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Unlocking the Fascinating Future of Metal Tellurate Materials

Solar cells.
Credit: Asia Chang / Unsplash.
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Scientists have determined the structure of a new material with potential to be used in solar energy, batteries, and splitting water to produce hydrogen.

The physical properties and crystal structures of most tellurate materials were only discovered during the last two decades, but they have tantalizing properties. For example, they respond to light in a way very similar to current solar materials.

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“This could be one material for all applications,” says University of Oulu scientist Dr. Harishchandra Singh. “But they are new and very little is known in the literature. We are am trying to explore all its unexplored and hidden properties.”

Identifying the structure of new materials is often the first step to unlocking their potential for applications. The international team, led by Matthias Weil (Vienna University of Technology) and Dr. Singh, successfully created a single crystal of a metal tellurate compound, making it possible to precisely define its structure with better accuracy than ever before.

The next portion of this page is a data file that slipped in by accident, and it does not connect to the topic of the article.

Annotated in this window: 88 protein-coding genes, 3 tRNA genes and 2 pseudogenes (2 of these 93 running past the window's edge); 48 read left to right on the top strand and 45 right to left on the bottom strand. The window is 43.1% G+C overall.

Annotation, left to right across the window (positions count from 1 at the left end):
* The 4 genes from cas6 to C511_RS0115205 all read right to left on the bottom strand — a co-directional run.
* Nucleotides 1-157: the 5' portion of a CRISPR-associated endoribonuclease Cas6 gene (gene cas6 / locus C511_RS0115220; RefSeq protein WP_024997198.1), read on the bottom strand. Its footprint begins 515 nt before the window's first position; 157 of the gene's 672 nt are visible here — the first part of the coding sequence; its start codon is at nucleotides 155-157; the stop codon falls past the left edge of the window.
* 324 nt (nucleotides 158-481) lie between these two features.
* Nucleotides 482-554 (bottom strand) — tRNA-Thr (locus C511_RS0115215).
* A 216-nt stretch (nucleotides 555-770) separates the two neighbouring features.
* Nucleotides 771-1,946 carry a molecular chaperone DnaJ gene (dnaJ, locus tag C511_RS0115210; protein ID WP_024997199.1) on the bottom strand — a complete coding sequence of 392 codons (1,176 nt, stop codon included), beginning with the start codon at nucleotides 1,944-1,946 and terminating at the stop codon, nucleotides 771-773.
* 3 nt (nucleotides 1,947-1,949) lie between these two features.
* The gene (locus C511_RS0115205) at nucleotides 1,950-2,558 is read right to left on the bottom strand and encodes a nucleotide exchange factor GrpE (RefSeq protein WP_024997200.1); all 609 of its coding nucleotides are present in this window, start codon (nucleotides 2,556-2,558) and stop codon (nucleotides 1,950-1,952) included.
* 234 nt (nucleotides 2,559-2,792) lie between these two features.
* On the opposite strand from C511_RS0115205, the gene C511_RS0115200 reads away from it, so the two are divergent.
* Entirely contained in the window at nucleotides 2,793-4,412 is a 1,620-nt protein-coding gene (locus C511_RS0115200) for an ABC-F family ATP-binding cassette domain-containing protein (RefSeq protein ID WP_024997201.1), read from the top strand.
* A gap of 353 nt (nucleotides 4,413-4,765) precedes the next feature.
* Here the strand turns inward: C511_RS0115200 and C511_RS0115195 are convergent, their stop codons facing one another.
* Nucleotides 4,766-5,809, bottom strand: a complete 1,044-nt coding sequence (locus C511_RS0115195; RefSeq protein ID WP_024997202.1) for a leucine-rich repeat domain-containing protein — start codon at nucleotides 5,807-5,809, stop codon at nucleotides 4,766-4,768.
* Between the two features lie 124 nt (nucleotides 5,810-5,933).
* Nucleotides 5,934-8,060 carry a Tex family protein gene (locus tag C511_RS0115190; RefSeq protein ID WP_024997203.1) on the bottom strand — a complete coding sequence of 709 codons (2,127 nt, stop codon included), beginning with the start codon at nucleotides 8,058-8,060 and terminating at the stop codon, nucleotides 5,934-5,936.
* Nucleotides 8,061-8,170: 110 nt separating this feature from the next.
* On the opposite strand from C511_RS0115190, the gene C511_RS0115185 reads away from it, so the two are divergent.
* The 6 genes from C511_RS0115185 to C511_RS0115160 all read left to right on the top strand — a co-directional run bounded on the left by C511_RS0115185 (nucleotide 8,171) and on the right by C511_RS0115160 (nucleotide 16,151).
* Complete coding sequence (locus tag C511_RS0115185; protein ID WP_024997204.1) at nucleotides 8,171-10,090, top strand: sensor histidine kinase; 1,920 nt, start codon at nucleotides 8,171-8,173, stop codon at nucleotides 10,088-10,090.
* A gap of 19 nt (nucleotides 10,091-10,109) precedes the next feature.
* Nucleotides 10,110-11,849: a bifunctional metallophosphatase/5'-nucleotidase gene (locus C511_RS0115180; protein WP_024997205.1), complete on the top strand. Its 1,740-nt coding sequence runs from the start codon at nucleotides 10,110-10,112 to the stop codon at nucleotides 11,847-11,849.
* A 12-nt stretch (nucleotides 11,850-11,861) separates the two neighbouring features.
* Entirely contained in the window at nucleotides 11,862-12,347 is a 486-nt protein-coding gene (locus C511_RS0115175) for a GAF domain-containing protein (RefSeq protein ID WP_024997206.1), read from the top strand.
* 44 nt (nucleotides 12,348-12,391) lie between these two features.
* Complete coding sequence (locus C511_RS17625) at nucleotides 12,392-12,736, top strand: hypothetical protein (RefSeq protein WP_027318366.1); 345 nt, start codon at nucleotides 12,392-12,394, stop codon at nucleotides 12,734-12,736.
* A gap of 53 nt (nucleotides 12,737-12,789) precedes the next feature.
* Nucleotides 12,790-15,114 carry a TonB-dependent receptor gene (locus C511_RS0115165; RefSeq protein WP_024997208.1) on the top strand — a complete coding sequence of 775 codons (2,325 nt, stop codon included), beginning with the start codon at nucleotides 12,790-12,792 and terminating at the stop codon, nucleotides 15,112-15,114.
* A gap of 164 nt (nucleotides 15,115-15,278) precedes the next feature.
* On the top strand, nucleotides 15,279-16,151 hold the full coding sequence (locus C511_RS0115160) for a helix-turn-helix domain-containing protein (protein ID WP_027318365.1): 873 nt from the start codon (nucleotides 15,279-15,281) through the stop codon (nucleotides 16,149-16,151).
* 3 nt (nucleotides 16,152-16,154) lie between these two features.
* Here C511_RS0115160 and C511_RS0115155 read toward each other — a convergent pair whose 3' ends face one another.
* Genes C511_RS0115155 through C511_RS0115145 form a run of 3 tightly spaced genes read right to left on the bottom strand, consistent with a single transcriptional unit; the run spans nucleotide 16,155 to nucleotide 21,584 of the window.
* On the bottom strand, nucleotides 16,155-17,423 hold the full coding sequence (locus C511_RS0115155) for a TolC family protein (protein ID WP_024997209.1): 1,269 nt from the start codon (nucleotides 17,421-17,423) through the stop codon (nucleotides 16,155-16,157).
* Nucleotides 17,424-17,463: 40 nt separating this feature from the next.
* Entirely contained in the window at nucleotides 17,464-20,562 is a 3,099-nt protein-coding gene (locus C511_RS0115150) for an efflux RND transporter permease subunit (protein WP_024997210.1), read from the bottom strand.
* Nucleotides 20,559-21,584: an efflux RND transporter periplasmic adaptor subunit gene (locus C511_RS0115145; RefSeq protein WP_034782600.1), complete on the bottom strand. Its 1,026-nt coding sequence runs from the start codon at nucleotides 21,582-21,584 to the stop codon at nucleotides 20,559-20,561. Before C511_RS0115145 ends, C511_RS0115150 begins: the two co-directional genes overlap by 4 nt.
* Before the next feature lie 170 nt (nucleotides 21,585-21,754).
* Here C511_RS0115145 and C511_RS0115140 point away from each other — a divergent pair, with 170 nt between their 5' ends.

The pair used the Canadian Light Source (CLS) at the University of Saskatchewan to understand how the material works under real world conditions. A longtime user of the facility, Singh knew that the Brockhouse beamline could help confirm the structural details they had uncovered.

Their results, published in the journal Materials Advances, overturn what was previously thought to be the structure of metal compounds.

“With the results that we are publishing here, one can think of using these metal tellurate compounds for a practical application in future in a solar cell and also in water splitting to produce hydrogen.”

Singh hopes to keep working on and discovering new uses for these fascinating materials. “I feel really excited to be part of discovering a new material which is useful for our current scenario, especially solving global issues like climate change,” says Singh.

Lead author Weil shares that excitement. "I am always amazed that a closer look at a material can explain special properties and thus enables practical applications, which is particularly true for the family of metal tellurate," he says.

Reference: Weil M, Pramanik P, Maltoni P, et al. CoTeO4 – a wide-bandgap material adopting the dirutile structure type. Mater Adv. 2024;5(7):3001-3013. doi: 10.1039/D3MA01106B

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